Sources

“Actions Taken by the Union Conference Council.” Union Conference Record, October 4, 1909.

Anderson, A[lbert] W. “Warburton Sanitarium.” Australasian Record, September 28, 1914.

Cole, J[ohn] M. “South Australian Conference.” Union Conference Record, October 24, 1910.

District of Ballarat. Birth Certificates. Government of Victoria Office of Births, Deaths, and Marriages, Melbourne, Victoria.

District of Ballarat. Marriage Certificates. Government of Victoria Office of Births, Deaths, and Marriages, Melbourne, Victoria.

District of Casey. Marriage Certificates. Government of Victoria Office of Births, Deaths, and Marriages, Melbourne, Victoria.

“First Meeting of the Conference.” Union Conference Record, September 11, 1903.

James, W. Howard. “The Adelaide Sanitarium.” Union Conference Record, September 21, 1908.

James, W. Howard. “The Soul Life.” Signs of the Times, January 4, 1915.

“Nominations.” Australasian Record, October 12, 1914.

Olsen, O[le] A. “Sydney Sanitarium and Benevolent Association, Limited.” Union Conference Record, October 1, 1905.

Pascoe, J[ames]. “W[illiam] Howard James.” Australasian Record, August 11, 1941.

Richards, F[ranklin] C. “Medical Missionary Department.” Australasian Record, March 25, 1912.

Seventh-day Adventist Yearbooks. Washington, D.C.: Review and Herald Publishing Association, 1906-1933.

Starr, G[eorge] B. “Victoria.” Union Conference Record, July 1, 1901.

Streeter, H[arry] S. “Maggie May James.” Australasian Record, January 7, 1952.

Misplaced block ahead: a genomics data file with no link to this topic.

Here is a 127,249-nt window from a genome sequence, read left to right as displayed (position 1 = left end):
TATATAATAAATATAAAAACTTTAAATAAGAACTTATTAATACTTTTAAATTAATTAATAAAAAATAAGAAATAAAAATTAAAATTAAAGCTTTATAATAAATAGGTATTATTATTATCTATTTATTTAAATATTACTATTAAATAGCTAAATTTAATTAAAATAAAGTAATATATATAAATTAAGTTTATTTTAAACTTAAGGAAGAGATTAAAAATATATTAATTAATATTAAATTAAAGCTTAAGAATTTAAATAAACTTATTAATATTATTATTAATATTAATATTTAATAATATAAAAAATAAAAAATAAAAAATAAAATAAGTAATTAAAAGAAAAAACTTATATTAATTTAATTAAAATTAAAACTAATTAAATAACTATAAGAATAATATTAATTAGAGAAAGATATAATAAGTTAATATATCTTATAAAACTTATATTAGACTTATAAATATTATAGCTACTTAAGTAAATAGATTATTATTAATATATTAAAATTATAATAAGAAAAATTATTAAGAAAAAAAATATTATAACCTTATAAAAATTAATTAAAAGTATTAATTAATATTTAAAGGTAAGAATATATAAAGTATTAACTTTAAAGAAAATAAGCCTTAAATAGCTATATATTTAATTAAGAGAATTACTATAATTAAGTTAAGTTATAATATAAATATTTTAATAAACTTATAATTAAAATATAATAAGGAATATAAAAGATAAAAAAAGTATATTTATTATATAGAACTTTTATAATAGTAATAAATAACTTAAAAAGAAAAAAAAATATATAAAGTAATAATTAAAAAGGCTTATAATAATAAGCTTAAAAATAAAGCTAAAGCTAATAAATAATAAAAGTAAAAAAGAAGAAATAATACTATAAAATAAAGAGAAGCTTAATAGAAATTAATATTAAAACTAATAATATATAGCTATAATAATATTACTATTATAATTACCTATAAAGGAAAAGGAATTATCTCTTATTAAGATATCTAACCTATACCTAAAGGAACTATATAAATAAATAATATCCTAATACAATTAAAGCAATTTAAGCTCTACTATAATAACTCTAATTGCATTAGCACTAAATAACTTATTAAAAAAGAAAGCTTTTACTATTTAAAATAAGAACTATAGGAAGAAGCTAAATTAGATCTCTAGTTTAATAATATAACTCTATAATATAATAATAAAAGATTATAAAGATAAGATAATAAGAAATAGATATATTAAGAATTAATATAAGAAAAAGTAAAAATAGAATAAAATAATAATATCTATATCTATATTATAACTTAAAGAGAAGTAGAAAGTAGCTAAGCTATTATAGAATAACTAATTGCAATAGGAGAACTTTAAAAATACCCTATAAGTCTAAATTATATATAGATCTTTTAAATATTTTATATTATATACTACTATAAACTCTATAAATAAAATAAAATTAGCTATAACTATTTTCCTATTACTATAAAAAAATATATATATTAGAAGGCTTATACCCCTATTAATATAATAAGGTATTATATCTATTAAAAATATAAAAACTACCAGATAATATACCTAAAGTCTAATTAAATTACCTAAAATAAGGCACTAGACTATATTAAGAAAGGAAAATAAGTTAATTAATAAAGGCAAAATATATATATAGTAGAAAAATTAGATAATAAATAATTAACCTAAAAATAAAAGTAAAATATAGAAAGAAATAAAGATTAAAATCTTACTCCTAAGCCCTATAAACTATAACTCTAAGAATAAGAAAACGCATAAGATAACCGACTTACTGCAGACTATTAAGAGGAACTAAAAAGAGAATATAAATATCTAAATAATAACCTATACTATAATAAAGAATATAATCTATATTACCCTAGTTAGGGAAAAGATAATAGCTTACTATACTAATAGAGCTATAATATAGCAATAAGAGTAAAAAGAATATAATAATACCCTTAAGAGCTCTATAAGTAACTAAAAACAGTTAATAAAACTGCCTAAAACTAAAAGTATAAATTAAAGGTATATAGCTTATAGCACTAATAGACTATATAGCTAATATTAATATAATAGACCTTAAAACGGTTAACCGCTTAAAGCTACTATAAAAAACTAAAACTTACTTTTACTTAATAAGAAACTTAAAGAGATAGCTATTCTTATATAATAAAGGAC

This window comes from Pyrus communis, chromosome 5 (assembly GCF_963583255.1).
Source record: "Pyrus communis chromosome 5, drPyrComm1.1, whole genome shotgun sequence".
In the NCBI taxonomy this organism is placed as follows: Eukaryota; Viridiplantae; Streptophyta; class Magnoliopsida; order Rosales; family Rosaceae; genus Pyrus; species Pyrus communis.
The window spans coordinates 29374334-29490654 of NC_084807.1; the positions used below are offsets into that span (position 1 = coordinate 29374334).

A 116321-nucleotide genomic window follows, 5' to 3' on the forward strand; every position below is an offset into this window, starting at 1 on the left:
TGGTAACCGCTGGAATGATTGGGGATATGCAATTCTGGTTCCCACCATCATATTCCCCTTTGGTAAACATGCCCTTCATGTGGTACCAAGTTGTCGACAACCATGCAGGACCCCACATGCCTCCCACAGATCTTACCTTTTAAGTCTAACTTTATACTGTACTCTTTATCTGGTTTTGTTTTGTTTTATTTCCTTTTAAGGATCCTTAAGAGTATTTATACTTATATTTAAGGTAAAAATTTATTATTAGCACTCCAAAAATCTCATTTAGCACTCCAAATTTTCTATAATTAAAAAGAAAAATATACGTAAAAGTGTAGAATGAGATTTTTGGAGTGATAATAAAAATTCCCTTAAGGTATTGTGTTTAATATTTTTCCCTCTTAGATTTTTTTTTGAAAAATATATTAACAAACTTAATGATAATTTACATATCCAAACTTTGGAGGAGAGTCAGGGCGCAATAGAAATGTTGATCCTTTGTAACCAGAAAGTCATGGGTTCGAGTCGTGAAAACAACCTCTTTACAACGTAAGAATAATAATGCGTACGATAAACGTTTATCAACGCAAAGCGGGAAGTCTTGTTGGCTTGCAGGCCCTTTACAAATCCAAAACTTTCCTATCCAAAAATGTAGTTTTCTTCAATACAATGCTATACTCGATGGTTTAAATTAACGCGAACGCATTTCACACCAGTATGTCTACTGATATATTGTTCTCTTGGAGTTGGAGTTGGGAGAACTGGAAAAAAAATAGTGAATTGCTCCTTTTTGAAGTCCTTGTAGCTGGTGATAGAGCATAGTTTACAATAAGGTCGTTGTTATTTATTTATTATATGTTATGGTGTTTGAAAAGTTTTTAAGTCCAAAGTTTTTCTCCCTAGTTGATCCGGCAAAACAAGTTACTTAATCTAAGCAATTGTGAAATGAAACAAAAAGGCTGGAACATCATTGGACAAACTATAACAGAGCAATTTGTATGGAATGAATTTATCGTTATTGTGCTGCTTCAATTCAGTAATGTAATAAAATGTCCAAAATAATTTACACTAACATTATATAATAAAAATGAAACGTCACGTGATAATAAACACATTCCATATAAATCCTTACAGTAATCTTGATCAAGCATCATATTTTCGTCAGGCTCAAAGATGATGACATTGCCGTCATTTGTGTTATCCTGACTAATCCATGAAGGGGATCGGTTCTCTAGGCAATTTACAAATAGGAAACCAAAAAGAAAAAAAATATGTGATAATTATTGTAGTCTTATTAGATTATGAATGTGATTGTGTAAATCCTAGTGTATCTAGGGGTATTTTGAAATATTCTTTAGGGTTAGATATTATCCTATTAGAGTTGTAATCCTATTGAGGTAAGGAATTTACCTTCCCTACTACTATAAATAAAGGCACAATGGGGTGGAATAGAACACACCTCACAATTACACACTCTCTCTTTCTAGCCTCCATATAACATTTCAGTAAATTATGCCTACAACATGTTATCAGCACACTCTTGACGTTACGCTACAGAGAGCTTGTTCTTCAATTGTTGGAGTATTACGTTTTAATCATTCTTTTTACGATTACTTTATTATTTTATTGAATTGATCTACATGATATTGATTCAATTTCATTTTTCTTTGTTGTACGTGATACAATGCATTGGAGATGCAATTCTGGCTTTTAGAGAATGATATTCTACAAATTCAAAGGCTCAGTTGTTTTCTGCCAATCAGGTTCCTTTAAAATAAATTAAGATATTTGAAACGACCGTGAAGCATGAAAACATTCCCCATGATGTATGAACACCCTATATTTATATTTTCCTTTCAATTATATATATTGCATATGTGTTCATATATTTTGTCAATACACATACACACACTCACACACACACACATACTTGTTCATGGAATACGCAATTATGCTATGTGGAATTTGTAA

Tenney, G[eorge] C. “Camp Meeting at Bendigo.” Union Conference Record, February 1, 1901.

The Melbourne University Calendar, 1896. Carlton, [Melbourne]: Ford and Son Printers, 1895.

“William Howard James.” FamilySearch.org. Intellectual Reserve, 2020. Retrieved from https://www.familysearch.org/tree/pedigree/landscape/LZPF-KH8.

Notes

  1. District of Ballarat, Birth certificate no. 6800 (1864), Government of Victoria Office of Birth, Deaths, and Marriages, Melbourne, Victoria.

  2. “William Howard James,” FamilySearch.org. Intellectual Reserve, 2020, accessed May 25, 2020, https://www.familysearch.org/tree/pedigree/landscape/LZPF-KH8.

  3. The Melbourne University Calendar, 1896 (Carlton, [Melbourne]: Ford and Son Printers, 1895), 301.

  4. District of Ballarat, Marriage certificate no. 5073 (1889), Government of Victoria Office of Births, Deaths, and Marriages, Melbourne, Victoria.

  5. J[ames] Pascoe, “W[illiam] Howard James,” Australasian Record, August 11, 1941, 7.

  6. G[eorge] C. Tenney, “Camp Meeting at Bendigo,” Union Conference Record, February 1, 1901, 13-14.